The ubiquity of networked communication systems in society raises ever-growing security and privacy concerns. In particular, such concerns exist for applications that collect private user information, as in health monitoring, e-commerce, and financial services, and applications associated with critical infrastructure as in transportation, smart grids, or process supervisory management systems. Indeed, for these applications, a single compromised/malicious agent or node of the network can provoke catastrophic events such as ransom payments to recover private data, large-scale electricity blackouts, interruptions of service, data breaches, financial losses, or fatalities. This project aims to explore how distributing the authority to launch critical tasks in the hands of multiple, rather than a single, nodes or users of the network can be an efficient means to avoid having a single point of failure and hence losing private data in its entirety in the case of a security breach. Furthermore, the proposed research studies how authority distribution is able to empower networks with the capability of coping with compromised devices or persons before they are identified as malicious and, most importantly, before they are able to do any harm.The project investigates novel solutions beyond traditional threshold cryptography to address challenging roadblocks in authority distribution for data access and biometric authentication. Specifically, the project aims to overcome (i) privacy challenges with the use of biometrics, (ii) the need for costly resources as perfectly secure communication channels, (iii) a poor scaling behavior with the number of users, and (iv) the need for a central entity which is not compatible with distributed systems, to unravel fundamental trade-offs between privacy and storage requirements. The project comprises three interrelated thrusts. The first thrust studies the fundamental security and privacy guarantees that authority distribution can offer in the presence of, potentially unnoticed, compromised users or nodes. The second thrust investigates the construction of low-complexity coding schemes for authority distribution that operate at finite blocklengths, based on novel methods derived from error control coding and cryptography. The third thrust aims to enable a universal learning framework for authority distribution via deep learning that is independent of the data statistics.This award reflects NSF's statutory mission and has been deemed worthy of support through evaluation using the Foundation's intellectual merit and broader impacts review criteria.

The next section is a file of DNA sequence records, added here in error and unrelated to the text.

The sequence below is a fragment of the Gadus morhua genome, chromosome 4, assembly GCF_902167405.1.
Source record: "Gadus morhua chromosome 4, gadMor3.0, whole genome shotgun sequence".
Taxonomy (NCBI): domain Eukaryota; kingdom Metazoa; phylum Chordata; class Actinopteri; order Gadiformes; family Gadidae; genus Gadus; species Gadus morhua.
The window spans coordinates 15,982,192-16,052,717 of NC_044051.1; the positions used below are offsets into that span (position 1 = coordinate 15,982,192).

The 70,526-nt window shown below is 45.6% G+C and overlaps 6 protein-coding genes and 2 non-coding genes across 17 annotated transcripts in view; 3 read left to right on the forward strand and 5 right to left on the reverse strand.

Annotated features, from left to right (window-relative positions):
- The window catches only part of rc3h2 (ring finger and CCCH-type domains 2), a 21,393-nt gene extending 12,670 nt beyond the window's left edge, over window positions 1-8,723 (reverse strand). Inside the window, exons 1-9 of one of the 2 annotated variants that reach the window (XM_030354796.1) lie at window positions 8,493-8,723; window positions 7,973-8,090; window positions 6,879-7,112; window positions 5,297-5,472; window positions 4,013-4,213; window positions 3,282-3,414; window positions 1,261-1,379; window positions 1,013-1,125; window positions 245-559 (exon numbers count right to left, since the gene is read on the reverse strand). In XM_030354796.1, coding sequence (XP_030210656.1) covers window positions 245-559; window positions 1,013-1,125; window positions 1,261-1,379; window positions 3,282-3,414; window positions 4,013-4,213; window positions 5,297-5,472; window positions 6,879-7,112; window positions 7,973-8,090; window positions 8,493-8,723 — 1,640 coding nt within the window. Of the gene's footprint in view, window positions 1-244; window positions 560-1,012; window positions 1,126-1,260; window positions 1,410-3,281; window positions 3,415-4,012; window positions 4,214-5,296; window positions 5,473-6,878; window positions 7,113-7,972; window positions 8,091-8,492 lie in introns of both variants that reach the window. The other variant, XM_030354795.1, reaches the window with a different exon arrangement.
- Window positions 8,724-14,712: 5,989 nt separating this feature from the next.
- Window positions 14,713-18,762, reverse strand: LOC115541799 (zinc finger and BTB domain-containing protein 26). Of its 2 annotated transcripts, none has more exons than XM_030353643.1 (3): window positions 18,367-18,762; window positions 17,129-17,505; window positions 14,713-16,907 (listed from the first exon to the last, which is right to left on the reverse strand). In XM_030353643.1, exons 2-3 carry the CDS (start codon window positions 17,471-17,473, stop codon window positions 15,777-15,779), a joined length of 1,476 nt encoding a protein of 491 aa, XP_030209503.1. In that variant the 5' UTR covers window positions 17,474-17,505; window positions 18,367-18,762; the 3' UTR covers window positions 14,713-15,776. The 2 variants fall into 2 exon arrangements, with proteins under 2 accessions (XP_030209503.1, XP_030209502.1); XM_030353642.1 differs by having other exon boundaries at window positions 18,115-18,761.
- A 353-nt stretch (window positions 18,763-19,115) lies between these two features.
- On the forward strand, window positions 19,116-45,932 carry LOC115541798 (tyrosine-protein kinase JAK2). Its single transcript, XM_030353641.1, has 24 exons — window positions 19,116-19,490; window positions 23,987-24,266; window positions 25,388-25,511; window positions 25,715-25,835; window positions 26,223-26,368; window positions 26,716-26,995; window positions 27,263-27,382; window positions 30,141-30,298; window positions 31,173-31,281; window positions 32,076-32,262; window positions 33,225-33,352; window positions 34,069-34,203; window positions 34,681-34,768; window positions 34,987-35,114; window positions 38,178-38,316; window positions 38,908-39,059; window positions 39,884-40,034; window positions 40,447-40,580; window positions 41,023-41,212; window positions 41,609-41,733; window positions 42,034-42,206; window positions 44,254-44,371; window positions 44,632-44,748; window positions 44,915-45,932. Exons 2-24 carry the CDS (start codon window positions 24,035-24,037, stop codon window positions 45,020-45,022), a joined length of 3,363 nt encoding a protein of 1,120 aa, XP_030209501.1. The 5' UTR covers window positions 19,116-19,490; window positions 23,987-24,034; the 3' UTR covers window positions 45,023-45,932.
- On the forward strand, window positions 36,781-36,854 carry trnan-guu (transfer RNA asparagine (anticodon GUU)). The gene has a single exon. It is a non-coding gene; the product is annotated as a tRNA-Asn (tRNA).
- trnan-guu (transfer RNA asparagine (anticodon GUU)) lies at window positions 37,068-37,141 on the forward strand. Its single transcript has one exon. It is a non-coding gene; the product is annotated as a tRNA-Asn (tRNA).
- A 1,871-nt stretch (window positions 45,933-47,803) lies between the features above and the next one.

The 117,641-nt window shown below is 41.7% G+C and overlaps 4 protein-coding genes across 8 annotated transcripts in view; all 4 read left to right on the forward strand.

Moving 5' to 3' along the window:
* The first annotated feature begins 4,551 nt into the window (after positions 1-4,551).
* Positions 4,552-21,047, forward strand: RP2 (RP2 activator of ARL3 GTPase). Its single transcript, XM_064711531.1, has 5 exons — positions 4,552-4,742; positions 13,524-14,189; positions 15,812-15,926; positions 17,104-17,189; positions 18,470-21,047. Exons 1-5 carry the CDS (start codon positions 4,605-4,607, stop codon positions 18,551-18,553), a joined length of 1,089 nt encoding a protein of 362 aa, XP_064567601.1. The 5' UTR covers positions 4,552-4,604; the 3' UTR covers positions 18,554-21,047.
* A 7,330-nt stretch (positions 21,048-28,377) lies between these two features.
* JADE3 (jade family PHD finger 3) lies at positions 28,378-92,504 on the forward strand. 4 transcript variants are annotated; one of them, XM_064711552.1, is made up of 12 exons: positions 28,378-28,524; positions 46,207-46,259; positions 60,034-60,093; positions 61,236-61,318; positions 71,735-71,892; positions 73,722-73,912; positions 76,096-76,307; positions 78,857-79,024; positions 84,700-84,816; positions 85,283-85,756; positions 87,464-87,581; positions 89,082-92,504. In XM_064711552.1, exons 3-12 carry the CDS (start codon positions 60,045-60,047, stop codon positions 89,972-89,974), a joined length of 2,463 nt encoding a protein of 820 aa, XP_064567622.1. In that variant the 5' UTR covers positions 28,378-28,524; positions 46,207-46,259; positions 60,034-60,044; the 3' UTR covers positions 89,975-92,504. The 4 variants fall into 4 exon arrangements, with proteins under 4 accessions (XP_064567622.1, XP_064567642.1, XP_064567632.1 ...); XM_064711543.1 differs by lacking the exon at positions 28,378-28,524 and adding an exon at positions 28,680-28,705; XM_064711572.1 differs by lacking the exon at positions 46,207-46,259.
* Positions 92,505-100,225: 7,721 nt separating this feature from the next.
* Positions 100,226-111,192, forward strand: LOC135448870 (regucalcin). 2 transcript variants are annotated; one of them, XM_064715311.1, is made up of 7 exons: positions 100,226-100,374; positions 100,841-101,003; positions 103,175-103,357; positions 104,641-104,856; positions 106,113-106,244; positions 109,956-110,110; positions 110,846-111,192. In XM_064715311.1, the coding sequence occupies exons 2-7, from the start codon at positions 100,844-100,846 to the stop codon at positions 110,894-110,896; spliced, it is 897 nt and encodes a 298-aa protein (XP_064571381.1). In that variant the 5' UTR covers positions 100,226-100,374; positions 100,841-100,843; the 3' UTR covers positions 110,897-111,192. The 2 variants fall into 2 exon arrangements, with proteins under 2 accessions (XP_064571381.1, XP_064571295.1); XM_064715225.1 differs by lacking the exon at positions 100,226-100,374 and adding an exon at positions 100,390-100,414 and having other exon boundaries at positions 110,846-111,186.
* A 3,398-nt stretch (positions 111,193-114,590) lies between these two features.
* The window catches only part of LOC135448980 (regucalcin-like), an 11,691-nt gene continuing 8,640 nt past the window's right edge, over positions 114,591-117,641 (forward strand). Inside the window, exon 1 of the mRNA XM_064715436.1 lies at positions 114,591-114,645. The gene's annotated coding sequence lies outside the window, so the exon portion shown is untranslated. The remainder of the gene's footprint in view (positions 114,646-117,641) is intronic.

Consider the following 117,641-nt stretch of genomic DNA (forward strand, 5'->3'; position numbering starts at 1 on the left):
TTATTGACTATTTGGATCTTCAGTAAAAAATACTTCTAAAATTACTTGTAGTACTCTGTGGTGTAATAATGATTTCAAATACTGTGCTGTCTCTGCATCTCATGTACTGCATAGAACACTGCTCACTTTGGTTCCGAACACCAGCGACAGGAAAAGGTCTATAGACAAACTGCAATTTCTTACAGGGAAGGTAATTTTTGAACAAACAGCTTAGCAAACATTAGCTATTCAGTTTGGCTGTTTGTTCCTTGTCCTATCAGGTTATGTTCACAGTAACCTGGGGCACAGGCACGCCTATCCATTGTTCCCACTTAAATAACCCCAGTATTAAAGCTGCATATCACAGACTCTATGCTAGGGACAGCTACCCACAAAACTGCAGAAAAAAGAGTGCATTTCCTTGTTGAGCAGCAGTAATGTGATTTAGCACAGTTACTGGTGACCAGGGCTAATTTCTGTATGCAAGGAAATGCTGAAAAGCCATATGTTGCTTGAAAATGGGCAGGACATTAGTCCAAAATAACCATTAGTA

|Effective start/end date||2/15/22 → 1/31/25|
- National Science Foundation: $299,839.00
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